ASSISTANT SECRETARY BOUCHER: I don't think its matter of prerogatives. Every government, every military has a right to defend themselves. The question is what is going to move forward towards the government's goals; towards the goals of finding a peaceful solution on this island. I think the policy the government has basically followed of restraint has been a good one in that regard. (inaudible) they have followed a policy of restraint. We also, in our Co-chairs statement, said we thought there were things the government can and should be doing, both in terms of presenting a vision to show a way forward, and also then working to ensure that the human rights violations are investigated and stopped and the human rights of all the citizens were respected. One can look at this from a theoretical point of view and say to so-and-so, I have a right to do this and to do that, but I think so far the government has taken a practical approach in terms of trying to move forward and has exercised restraint. We think there are other things that they can do indeed that would help move forward as well.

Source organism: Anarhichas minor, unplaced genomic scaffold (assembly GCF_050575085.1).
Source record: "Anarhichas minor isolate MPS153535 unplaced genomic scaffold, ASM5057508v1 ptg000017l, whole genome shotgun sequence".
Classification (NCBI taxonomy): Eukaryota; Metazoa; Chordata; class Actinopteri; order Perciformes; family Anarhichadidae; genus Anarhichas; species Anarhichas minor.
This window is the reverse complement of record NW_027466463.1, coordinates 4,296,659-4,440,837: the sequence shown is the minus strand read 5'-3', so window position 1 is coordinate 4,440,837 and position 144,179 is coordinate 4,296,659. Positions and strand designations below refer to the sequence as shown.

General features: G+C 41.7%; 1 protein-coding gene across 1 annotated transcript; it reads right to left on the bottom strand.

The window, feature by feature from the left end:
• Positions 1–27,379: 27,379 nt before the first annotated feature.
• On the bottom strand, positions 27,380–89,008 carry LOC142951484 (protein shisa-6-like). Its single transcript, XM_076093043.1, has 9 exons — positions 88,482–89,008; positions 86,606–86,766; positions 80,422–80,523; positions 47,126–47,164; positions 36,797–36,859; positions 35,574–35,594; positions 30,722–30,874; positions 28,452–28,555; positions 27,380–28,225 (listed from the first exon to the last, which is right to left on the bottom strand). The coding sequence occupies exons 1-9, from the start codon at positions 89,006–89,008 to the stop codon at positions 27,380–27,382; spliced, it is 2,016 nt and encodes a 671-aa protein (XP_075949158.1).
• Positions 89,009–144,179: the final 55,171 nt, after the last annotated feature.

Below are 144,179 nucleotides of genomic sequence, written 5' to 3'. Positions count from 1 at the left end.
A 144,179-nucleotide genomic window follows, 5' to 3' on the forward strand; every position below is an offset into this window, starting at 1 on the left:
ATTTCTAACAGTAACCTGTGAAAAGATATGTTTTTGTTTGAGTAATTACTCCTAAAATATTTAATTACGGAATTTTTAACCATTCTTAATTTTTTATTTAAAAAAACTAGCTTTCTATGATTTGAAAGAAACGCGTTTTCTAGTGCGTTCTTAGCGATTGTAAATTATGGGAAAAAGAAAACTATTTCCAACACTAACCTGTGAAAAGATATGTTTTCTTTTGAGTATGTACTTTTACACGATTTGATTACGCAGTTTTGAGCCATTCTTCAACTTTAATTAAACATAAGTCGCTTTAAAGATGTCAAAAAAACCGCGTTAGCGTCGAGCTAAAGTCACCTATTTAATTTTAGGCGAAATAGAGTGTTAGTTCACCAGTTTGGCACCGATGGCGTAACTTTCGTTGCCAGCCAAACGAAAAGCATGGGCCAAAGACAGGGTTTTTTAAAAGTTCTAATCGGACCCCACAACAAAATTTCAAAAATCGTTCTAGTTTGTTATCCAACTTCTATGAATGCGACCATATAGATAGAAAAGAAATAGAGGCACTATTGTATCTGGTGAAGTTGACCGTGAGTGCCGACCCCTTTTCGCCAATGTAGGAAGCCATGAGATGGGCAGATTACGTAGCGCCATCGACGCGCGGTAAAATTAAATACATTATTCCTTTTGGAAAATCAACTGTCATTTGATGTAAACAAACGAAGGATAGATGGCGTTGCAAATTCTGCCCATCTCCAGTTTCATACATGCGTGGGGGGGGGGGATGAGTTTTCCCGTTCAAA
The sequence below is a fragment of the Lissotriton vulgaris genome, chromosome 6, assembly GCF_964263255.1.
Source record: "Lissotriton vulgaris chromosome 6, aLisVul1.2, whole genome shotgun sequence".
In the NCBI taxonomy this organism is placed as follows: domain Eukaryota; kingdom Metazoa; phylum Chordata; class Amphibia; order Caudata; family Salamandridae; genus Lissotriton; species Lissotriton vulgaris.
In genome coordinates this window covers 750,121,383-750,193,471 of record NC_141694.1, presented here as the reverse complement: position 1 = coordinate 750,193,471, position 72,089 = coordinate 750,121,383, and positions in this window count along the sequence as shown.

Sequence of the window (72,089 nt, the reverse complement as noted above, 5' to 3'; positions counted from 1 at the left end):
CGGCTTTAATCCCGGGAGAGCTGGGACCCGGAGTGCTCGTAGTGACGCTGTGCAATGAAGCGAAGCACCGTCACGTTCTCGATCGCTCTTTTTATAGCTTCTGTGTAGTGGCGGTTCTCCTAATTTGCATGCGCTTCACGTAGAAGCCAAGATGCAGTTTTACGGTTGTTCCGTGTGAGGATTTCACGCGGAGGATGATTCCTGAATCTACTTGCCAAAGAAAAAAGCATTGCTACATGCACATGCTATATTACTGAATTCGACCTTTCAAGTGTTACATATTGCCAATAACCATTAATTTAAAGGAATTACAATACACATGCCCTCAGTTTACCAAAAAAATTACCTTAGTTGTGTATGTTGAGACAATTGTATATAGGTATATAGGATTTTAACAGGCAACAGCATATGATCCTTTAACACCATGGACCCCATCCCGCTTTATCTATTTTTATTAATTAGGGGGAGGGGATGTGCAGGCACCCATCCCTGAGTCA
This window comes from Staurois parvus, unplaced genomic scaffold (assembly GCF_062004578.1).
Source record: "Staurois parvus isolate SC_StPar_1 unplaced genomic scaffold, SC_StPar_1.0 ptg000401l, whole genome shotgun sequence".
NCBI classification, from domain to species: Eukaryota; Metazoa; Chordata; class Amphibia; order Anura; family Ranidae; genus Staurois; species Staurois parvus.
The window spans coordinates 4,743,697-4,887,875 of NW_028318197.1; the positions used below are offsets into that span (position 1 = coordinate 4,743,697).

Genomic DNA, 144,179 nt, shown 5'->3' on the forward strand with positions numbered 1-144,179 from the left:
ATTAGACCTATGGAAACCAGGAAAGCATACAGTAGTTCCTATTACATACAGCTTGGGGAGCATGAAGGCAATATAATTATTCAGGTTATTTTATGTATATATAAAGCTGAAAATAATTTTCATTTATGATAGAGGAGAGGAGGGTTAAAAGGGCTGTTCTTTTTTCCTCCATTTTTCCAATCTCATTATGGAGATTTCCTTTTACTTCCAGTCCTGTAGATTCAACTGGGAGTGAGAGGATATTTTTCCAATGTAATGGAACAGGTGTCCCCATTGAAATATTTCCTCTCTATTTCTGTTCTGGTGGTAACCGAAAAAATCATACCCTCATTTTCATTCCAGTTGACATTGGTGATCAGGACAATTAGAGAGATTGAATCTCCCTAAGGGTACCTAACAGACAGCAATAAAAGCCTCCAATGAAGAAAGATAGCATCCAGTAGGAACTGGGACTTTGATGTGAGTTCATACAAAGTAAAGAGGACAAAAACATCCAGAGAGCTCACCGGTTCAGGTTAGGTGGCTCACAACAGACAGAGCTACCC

QUESTION: Mr. Boucher, I'm Keith Noyher from the Nation. It's I think it will be three years since the Co-chairs met in the donor conference in Tokyo. Nothing much has happened since then. The LTTE has skipped that meeting. Now this sort of created a sense of frustration among the Co-chairs meeting time and again but nothing has happened, and the peace process hasn't moved an inch forward. How do you react to that?
ASSISTANT SECRETARY BOUCHER: Well, I think that there are two things that the Co-chairs tried to do. One, is to make sure that the assistance to Sri Lanka was well spent. I think you saw in our Co-chairs statement that, indeed, $3.4 billion dollars has been spent and that we thought that money had gone to good purposes here in Sri Lanka. It's helped a lot with building infrastructure, creating schools, creating parks, a variety of developments needs. In fact, more than 20% of that money has gone into the North and East. So we know We think it's contributing to the needs of all the people in Sri Lanka, including the Tamil community in the North and East. So that was one: make sure the money is well spent. We've probably done a better job on that than on number two, which is to support and shepherd and assist with the peace process. It's hard to assist with a peace process if there is not a lot of negotiation and peace process going on. We also have to look at the situation and say what can we try to do next to move things forward.